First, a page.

Making Hot Sauces
Our garden has been producing an excess of peppers and so to cope with some of the abundance Eliza and I decided to make some hot sauces yesterday. While time-consuming (the cooking and canning easily took up 8+ hours of the day) this was a fun, and tasty, project.
We decided to do three different sauces yesterday and we have a few more recipes we are planning on making (which is fine because we barely put a dent in all the peppers we have). Here is a general overview of the sauces we made.
- Thai Soy Chili Sauce: This one was a major variation from a recipe we found. The recipe called for chicken stock and fish sauce but we wanted it to be vegetarian and so we substituted a mixture of soy sauce, roasted sesame oil, and water. This recipe also contained a few tomatoes, a sweet pepper, six Thai chilis, garlic, ginger, onion, fresh squeezed lime juice, rice vinegar, and asian cilantro. Honestly I think this was the most interesting flavor of the three sauces we made. After the ingredients had been cooked and pureed we added some more sesame seeds to add a little garnish to the final product.
- Basic chili sauce. Really it was just a mix of lots of tomatoes, onions, celery, hot peppers (mostly fish peppers), garlic, and mix of spices (mustard seeds, peppercorns, salt, etc.) and vinegar. All of this was cooked down into mush and then thrown through the blender. The flavor was nothing fancy but it really did taste like a basic everyday use hot sauce. I think this one was probably the most successful for achieving what we might call classic hot sauce flavor.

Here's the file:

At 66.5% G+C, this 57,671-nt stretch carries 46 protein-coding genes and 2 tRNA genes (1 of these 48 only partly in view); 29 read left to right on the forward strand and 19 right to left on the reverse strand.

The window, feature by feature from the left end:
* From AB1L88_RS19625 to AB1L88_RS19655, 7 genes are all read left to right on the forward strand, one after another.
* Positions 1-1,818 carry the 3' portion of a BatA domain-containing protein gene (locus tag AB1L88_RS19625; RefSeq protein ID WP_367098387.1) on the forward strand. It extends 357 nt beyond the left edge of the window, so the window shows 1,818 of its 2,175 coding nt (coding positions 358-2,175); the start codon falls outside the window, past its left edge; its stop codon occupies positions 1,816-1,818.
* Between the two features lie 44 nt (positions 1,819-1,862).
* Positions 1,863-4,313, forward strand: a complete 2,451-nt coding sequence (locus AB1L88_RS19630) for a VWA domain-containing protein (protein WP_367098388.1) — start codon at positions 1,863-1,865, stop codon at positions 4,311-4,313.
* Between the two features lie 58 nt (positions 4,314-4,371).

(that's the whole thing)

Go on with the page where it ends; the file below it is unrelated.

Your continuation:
- The final batch (and largest quantity) was a papaya hot sauce. This was kind of a repeat for one the Eliza had made last year, but this time we increased the amount and turned up the heat some. This recipe included three large papayas, lots of tomatoes, onions, celery, carrots, roasted peppers (both fish pepper and a variety of milder peppers), lots of lemon juice, apple cider vinegar, nutmeg, garam masala, paprika, and garlic. Like the above two, when the ingredients were done cooking together we pureed it. This produced a very thick bright orange sauce. Honestly I didn’t notice a lot of heat from this one, but Eliza thinks that it has plenty of spice to it.
Once all the sauces were done, pureed and tasting all yummy, we canned them up in a mix of pint and half-pint jars. All told we got about 40 jars of hot sauce made. With a lot of peppers still left over we are going to make a few other sauces including one with a pineapple and mango base, a habanero vinegar sauce (it’s going to be absurdly hot), and a general hot pepper vinegar sauce. Hot sauces are super fun to make and while I was trying them I was getting excited for some of the things that we can cook with them in the future. Also, on the pepper front, we had put a ton of hot peppers on Eliza’s dehydrator and yesterday I took the try ones off. Dried hot peppers are lovely and wonderfully convenient to use a future spice for various foods (basically you just have to crunch them up and put them in a dish to get a bit of heat going). Probably going to dry more of them in the not too distant future.
I’ll try and add some pictures that Eliza and I took at a later time.